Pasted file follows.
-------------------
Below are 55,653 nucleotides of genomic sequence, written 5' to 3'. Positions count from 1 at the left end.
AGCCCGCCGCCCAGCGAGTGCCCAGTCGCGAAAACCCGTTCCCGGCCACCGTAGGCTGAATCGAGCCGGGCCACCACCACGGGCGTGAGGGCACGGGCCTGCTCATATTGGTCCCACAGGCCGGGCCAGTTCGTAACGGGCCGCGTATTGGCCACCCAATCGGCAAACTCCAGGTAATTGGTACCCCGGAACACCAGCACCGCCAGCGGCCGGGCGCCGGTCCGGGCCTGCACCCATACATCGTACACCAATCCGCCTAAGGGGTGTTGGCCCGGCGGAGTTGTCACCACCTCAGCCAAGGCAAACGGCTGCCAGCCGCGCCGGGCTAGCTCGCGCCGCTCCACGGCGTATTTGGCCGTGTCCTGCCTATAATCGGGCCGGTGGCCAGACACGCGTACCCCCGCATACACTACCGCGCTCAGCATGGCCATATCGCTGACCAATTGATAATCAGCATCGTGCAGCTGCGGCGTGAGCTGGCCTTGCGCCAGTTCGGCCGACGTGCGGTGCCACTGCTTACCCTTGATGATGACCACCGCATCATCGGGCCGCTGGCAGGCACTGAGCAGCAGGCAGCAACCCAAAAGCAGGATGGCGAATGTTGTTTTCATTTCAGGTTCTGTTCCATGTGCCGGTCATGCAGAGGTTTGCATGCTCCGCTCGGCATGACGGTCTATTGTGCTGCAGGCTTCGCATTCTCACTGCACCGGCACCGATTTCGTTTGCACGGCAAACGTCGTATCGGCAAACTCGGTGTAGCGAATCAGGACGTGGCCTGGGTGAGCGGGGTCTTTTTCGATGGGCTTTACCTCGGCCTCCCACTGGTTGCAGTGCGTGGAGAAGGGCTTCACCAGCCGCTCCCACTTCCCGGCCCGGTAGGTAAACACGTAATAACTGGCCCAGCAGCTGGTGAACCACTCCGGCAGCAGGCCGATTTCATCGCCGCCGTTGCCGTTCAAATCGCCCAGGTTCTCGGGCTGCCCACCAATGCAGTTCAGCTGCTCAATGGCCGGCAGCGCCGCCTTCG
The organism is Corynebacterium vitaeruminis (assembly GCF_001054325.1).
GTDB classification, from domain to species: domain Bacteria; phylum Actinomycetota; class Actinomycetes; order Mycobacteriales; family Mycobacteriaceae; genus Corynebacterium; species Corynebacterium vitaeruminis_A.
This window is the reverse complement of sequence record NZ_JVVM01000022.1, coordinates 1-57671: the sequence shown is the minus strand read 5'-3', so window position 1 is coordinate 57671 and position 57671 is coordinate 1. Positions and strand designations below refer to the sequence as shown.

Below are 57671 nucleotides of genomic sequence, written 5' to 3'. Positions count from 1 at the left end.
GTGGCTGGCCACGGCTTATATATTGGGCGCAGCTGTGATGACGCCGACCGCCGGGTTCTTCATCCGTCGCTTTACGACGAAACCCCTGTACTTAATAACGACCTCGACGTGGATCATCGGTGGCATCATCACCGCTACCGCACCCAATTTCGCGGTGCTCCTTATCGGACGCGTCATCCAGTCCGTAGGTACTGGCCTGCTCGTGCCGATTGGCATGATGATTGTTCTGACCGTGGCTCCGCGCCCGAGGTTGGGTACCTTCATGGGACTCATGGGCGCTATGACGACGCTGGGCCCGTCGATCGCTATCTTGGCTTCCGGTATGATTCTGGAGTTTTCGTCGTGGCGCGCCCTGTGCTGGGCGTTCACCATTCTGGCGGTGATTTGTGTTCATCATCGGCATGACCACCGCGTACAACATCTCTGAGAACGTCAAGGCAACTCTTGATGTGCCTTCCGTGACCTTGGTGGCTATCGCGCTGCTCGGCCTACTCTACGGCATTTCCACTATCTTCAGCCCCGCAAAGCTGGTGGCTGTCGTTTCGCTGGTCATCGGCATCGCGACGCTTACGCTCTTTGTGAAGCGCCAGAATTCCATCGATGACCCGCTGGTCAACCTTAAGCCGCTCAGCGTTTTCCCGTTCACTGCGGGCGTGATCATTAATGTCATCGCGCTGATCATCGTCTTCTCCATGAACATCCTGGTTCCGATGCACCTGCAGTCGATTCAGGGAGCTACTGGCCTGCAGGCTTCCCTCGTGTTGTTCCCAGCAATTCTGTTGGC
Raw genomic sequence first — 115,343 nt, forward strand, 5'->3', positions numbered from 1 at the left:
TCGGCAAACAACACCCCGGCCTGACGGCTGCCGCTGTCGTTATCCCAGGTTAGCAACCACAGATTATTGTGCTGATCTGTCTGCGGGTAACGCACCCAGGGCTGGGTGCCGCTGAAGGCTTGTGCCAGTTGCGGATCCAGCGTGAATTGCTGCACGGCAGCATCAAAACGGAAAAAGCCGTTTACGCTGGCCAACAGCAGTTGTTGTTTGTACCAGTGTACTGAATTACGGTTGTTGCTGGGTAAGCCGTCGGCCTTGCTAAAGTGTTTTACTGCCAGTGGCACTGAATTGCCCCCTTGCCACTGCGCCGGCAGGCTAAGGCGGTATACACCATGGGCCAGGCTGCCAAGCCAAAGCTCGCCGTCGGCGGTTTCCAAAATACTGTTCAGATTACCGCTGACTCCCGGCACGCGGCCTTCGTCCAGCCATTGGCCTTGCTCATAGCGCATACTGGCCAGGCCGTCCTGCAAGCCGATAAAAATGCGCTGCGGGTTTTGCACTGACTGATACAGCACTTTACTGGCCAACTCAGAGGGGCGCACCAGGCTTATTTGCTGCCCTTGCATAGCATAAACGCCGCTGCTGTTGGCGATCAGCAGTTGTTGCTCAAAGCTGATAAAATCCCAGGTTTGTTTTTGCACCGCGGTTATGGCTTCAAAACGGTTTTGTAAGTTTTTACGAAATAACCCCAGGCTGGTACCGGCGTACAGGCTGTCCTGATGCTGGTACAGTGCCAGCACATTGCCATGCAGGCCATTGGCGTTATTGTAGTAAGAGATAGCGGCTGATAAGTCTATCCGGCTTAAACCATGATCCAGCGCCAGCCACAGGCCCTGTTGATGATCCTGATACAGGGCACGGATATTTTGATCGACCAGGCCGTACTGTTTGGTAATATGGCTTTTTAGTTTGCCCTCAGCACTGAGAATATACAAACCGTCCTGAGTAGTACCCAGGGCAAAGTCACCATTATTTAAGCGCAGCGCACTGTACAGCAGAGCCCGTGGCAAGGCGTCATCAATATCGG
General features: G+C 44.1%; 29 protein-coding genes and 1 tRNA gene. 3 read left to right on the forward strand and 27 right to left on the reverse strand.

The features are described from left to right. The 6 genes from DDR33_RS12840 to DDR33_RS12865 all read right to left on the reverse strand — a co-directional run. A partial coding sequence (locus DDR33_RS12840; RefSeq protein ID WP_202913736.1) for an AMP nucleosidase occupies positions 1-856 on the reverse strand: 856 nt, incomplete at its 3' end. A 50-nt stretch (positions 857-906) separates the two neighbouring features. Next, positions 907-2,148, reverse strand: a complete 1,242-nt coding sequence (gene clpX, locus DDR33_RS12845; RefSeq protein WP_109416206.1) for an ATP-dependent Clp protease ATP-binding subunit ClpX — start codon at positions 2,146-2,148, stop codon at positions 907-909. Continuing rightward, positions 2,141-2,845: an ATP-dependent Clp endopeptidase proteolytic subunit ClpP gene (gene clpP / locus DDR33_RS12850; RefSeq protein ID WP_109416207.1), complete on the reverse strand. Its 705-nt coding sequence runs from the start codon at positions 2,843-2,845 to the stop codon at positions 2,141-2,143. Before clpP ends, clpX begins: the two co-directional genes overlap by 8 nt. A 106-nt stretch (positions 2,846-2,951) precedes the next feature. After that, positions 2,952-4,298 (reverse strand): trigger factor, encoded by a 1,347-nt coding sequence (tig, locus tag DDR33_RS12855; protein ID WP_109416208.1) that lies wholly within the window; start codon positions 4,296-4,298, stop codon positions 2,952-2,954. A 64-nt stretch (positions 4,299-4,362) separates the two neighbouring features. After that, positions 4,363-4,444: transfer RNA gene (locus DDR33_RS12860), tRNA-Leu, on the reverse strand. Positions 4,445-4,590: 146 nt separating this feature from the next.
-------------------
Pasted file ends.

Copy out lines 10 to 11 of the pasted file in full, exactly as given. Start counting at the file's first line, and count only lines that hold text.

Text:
General features: G+C 44.1%; 29 protein-coding genes and 1 tRNA gene. 3 read left to right on the forward strand and 27 right to left on the reverse strand.

The features are described from left to right. The 6 genes from DDR33_RS12840 to DDR33_RS12865 all read right to left on the reverse strand — a co-directional run. A partial coding sequence (locus DDR33_RS12840; RefSeq protein ID WP_202913736.1) for an AMP nucleosidase occupies positions 1-856 on the reverse strand: 856 nt, incomplete at its 3' end. A 50-nt stretch (positions 857-906) separates the two neighbouring features. Next, positions 907-2,148, reverse strand: a complete 1,242-nt coding sequence (gene clpX, locus DDR33_RS12845; RefSeq protein WP_109416206.1) for an ATP-dependent Clp protease ATP-binding subunit ClpX — start codon at positions 2,146-2,148, stop codon at positions 907-909. Continuing rightward, positions 2,141-2,845: an ATP-dependent Clp endopeptidase proteolytic subunit ClpP gene (gene clpP / locus DDR33_RS12850; RefSeq protein ID WP_109416207.1), complete on the reverse strand. Its 705-nt coding sequence runs from the start codon at positions 2,843-2,845 to the stop codon at positions 2,141-2,143. Before clpP ends, clpX begins: the two co-directional genes overlap by 8 nt. A 106-nt stretch (positions 2,846-2,951) precedes the next feature. After that, positions 2,952-4,298 (reverse strand): trigger factor, encoded by a 1,347-nt coding sequence (tig, locus tag DDR33_RS12855; protein ID WP_109416208.1) that lies wholly within the window; start codon positions 4,296-4,298, stop codon positions 2,952-2,954. A 64-nt stretch (positions 4,299-4,362) separates the two neighbouring features. After that, positions 4,363-4,444: transfer RNA gene (locus DDR33_RS12860), tRNA-Leu, on the reverse strand. Positions 4,445-4,590: 146 nt separating this feature from the next.